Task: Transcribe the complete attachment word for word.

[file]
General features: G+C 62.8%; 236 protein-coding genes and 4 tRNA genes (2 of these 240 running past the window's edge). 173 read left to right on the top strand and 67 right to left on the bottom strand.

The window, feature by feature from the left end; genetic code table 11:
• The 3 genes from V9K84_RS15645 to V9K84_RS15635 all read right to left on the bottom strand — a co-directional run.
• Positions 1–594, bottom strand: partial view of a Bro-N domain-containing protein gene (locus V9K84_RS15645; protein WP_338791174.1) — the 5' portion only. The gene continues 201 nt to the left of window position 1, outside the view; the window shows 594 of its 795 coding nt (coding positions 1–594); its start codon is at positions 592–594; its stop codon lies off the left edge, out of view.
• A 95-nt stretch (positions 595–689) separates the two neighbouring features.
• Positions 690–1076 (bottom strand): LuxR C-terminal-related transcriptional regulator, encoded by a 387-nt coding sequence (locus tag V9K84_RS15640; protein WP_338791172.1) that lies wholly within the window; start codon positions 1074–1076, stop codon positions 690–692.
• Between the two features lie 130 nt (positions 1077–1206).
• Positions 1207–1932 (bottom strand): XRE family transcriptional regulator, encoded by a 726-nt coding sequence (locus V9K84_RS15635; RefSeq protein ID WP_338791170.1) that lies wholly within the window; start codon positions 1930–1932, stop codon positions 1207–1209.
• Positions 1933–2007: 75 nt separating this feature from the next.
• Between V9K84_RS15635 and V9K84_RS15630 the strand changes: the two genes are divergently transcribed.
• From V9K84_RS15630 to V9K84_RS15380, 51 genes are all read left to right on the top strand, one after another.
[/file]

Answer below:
General features: G+C 62.8%; 236 protein-coding genes and 4 tRNA genes (2 of these 240 running past the window's edge). 173 read left to right on the top strand and 67 right to left on the bottom strand.

The window, feature by feature from the left end; genetic code table 11:
• The 3 genes from V9K84_RS15645 to V9K84_RS15635 all read right to left on the bottom strand — a co-directional run.
• Positions 1–594, bottom strand: partial view of a Bro-N domain-containing protein gene (locus V9K84_RS15645; protein WP_338791174.1) — the 5' portion only. The gene continues 201 nt to the left of window position 1, outside the view; the window shows 594 of its 795 coding nt (coding positions 1–594); its start codon is at positions 592–594; its stop codon lies off the left edge, out of view.
• A 95-nt stretch (positions 595–689) separates the two neighbouring features.
• Positions 690–1076 (bottom strand): LuxR C-terminal-related transcriptional regulator, encoded by a 387-nt coding sequence (locus tag V9K84_RS15640; protein WP_338791172.1) that lies wholly within the window; start codon positions 1074–1076, stop codon positions 690–692.
• Between the two features lie 130 nt (positions 1077–1206).
• Positions 1207–1932 (bottom strand): XRE family transcriptional regulator, encoded by a 726-nt coding sequence (locus V9K84_RS15635; RefSeq protein ID WP_338791170.1) that lies wholly within the window; start codon positions 1930–1932, stop codon positions 1207–1209.
• Positions 1933–2007: 75 nt separating this feature from the next.
• Between V9K84_RS15635 and V9K84_RS15630 the strand changes: the two genes are divergently transcribed.
• From V9K84_RS15630 to V9K84_RS15380, 51 genes are all read left to right on the top strand, one after another.